Entrepreneurship is a demanding position. In addition to managing the high-level direction of the business and making important decisions day in and day out, you will also be switching hats constantly—stepping into your various departments to help out or fill gaps, especially in the early phases of your business. Generally, this means working far more hours than you ever did in a traditional position.
But there are two other characteristics of entrepreneurship you need to consider in the context of your work. First, you are the proprietor, so the harder you work, the more money you can make, leading many to work harder than they need to. And second, most entrepreneurs are passionate about their work, more than traditional employees, meaning it is harder to tell when you are working too hard.
Regardless of whether you’re conscious of the effects, working too hard can be detrimental to your physical and mental health, as well as your ability to lead the organization. It is important to know when you are overworked, but that does not mean it is easy.
If you are in an entrepreneurial role, use these strategies to tell when you are working too hard.
1. Notice how you transition between tasks.
Whenever you can, think critically about the way you transition between two tasks. Do you complete the first task, evaluate your next priority, and then move on? Or are you interrupted in the middle of one task and pulled to the next one?
If your work circumstances are balanced and healthy, at least half of your task transitions should look like the former. If partners, mentors, employees, emails, and phone calls are constantly pulling you in different directions, it is a sign that you are working too hard.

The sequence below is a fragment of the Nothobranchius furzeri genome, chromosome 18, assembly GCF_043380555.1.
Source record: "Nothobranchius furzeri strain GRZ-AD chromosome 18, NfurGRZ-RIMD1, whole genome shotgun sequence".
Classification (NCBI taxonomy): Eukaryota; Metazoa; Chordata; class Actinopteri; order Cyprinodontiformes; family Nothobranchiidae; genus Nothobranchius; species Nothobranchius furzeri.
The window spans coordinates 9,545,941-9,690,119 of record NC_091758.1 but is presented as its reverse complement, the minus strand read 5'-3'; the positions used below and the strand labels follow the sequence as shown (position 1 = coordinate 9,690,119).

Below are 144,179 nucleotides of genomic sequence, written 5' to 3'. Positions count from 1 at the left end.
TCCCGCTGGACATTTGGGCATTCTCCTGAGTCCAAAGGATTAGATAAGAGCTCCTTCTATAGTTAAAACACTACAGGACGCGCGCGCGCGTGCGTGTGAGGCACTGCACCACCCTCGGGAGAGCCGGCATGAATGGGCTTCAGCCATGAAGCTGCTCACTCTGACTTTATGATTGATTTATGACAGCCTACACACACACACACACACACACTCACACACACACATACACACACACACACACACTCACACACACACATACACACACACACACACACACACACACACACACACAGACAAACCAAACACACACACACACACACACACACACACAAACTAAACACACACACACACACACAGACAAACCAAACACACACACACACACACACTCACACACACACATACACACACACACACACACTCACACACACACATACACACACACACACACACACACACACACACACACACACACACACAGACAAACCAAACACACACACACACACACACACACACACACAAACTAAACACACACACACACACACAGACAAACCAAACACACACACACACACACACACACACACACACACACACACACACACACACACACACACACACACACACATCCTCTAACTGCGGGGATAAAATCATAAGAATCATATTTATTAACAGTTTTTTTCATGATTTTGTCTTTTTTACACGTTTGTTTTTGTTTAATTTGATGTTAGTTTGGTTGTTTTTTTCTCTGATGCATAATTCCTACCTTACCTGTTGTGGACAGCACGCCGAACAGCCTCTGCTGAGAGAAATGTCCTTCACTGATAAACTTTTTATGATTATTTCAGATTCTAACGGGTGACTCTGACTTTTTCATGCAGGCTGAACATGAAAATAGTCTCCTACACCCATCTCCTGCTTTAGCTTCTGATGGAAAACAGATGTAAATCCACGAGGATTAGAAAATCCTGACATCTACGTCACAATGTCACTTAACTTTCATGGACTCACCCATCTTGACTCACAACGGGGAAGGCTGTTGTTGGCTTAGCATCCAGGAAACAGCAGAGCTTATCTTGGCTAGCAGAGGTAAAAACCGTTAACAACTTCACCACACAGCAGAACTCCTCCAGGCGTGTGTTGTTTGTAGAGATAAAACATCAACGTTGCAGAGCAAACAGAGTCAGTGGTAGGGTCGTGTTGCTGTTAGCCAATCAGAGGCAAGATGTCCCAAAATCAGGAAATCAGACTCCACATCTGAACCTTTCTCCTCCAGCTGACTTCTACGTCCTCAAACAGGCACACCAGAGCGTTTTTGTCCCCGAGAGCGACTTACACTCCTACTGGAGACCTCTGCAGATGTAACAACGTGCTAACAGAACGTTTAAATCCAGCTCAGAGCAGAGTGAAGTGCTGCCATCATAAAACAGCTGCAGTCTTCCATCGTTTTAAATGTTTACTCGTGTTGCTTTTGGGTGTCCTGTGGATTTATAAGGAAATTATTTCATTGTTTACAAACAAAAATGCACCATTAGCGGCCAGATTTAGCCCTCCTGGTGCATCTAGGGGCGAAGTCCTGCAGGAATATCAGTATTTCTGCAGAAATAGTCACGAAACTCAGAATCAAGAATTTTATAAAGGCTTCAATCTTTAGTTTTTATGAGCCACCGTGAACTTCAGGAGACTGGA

2. Think of the last time you had time off.
This is an easy strategy to employ, and it should speak volumes about how hard you are working. Think about the last, true day off you had, when you did not do any work at all. Was it a month ago? A year ago? Are you having difficulty remembering?
It is important to take occasional days off for your mental health. If you are not taking any, you are overworking yourself. Some organizations see limited vacation days as a point of pride, but doing so can have devastating long-term consequences. Do not burn yourself out.
3. Take inventory of your simple mistakes.
Fatigue can set in without you being explicitly conscious of it. For example, if you work long hours every day, including weekends, for a few weeks straight, you might feel okay but your mind and body will be bearing the brunt of the damage. As a result, you will find yourself making more simple mistakes—saying the wrong word and not realizing it, forgetting tasks, or other similarly innocuous slip-ups. On the surface, these may seem harmless, but they can convey a great deal about your mental state. If you notice them increasing over time, it is an indication of being overworked.
4. Consider your punctuality.
How often are you on time for events? When you schedule a staff meeting, are you the last one to arrive? When you tell your family you will be home by seven, do they believe you? Some people are naturally more punctual than others, but if your level of punctuality has actively fallen over the past few months and years, it is a sign that your schedule is overloaded.
5. Ask your friends and family.
Most entrepreneurs are so close to their business and so involved in their work that it is virtually impossible for them to see how much it is truly affecting their life. Your friends and family, however, are witnesses to how hard you have been working and how your life has changed since you took on that role. Ask them if they honestly think you are working too hard. Listen to how they feel about your schedule and commitments, and if they think you could benefit by dialing yourself down.
Once you have determined that you are, in fact, overworking yourself, there are a few possible actions you can take:
• Step back. Do not interfere with things unless you absolutely have to. Do not make extra work for yourself unnecessarily.
• Take a vacation. Clear your head by taking a break for a week or so. Your business will survive, trust me.
• Delegate more. If you have too much on your plate, delegate to your existing employees or hire someone new.
• Adjust your hours. Go in one fewer day a week, or decrease the hours you work. Remember, you are the boss!
Even if working is fun for you, too much work is always a bad thing. Keep your life in balance, and both you and your business will remain healthier.
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